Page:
President Rafael Correa said Thursday that his government doesn't plan on taking back all of the concessions that had been awarded in the mining, oil and hydroelectric sectors.
Several groups have pressured the Correa government to do so.
"The position of some sectors who are requesting the total reversion of the oil, mining and hydroelectric concessions is an absurdity. The country needs to develop those sectors," Correa told journalists.
A commission of the nation's Constituent Assembly, which is also acting as the legislature, is currently studying four proposals for changing mining sector laws.
Two of those proposals would declare the end to all mining concessions, which would immediately will revert to the state.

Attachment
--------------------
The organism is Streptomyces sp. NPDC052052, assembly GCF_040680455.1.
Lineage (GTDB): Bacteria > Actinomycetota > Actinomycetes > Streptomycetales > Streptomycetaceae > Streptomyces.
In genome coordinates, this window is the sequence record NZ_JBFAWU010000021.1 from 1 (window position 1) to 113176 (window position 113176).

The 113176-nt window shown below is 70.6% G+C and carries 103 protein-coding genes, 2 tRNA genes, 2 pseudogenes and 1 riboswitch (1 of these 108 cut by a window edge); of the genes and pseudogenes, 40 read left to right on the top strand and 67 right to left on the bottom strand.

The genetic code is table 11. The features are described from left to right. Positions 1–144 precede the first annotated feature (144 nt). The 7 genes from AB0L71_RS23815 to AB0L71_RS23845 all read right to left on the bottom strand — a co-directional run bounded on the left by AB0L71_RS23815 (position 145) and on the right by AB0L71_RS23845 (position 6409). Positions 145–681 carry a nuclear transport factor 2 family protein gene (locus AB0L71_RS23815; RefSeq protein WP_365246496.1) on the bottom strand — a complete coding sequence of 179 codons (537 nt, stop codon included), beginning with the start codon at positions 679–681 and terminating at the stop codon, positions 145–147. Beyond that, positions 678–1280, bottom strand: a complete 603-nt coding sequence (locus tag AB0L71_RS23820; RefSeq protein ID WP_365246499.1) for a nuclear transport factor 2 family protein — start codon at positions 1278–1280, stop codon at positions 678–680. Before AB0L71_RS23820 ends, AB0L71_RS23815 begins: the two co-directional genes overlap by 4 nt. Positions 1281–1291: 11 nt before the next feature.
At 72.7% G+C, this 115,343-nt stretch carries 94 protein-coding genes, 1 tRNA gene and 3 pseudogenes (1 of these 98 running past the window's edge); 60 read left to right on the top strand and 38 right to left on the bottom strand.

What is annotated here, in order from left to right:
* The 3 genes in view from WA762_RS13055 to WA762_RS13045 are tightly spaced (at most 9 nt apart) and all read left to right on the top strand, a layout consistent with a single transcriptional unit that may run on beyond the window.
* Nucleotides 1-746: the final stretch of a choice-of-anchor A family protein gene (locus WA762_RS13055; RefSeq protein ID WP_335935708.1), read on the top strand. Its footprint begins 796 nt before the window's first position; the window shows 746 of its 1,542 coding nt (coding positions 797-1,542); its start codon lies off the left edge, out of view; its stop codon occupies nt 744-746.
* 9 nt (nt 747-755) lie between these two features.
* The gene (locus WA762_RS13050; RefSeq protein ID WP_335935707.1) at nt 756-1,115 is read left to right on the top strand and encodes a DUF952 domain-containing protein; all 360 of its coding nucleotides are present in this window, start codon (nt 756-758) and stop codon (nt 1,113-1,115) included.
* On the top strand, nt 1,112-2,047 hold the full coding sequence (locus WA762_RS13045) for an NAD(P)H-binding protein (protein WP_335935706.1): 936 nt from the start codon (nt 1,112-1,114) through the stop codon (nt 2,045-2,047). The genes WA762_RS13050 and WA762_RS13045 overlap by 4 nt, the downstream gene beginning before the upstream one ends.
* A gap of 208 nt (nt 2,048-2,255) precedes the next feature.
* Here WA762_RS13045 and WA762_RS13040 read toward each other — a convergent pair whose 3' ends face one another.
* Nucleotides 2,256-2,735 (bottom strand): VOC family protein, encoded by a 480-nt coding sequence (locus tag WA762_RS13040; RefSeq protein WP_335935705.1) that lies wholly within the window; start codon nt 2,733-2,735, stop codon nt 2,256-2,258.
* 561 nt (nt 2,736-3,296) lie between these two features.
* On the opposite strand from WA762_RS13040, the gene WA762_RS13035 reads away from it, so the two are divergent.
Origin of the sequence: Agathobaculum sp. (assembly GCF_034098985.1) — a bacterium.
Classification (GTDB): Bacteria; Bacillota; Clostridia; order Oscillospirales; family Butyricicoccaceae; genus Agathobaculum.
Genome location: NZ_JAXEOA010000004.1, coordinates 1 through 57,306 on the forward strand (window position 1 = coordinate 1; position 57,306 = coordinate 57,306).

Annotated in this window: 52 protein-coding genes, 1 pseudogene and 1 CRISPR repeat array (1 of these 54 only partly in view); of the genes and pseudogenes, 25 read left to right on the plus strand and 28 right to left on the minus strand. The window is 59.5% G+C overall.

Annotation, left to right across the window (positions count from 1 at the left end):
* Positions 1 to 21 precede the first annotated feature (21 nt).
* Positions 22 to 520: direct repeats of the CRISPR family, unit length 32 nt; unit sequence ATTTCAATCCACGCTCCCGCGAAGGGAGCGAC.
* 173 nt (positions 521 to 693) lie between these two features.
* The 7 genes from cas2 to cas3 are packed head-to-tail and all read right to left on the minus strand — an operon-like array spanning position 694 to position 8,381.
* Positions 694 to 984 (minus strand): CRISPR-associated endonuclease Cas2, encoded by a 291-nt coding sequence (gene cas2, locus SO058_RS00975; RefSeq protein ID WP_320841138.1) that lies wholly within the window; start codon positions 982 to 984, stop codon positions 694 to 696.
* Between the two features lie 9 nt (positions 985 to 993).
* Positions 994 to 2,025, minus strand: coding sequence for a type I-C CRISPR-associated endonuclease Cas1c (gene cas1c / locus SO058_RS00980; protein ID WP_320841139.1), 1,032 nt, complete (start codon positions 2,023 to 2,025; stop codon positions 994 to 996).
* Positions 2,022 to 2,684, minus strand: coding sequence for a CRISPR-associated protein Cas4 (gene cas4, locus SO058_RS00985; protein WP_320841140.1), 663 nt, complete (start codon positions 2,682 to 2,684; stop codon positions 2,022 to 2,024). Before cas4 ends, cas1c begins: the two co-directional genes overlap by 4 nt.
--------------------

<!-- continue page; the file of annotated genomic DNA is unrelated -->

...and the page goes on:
Another proposal, from the Mining and Oil Ministry, asks for a reversion of concessions in which companies didn't invest in its exploration stage until Dec. 31, 2007.
For companies that invested, the Ministry proposes negotiations to change those contracts and gave a term of one year to finish talks, otherwise the concession will revert to the state.
Last month, the government revoked 587 mining concessions of local and foreign companies.
The subsidiaries of Canada's Ascendant Cooper Corp. (ACX.T), EcuaGold Resources (EGR.V), IamGold Corporation (IAG), Mariana Resources (MARL.LN) and French company Lafarge Cementos, among others, lost some of their concessions in Ecuador, according an official list provided by Mining and Oil Minister Galo Chiriboga.Copyright (c) 2008 Dow Jones & Company, Inc.
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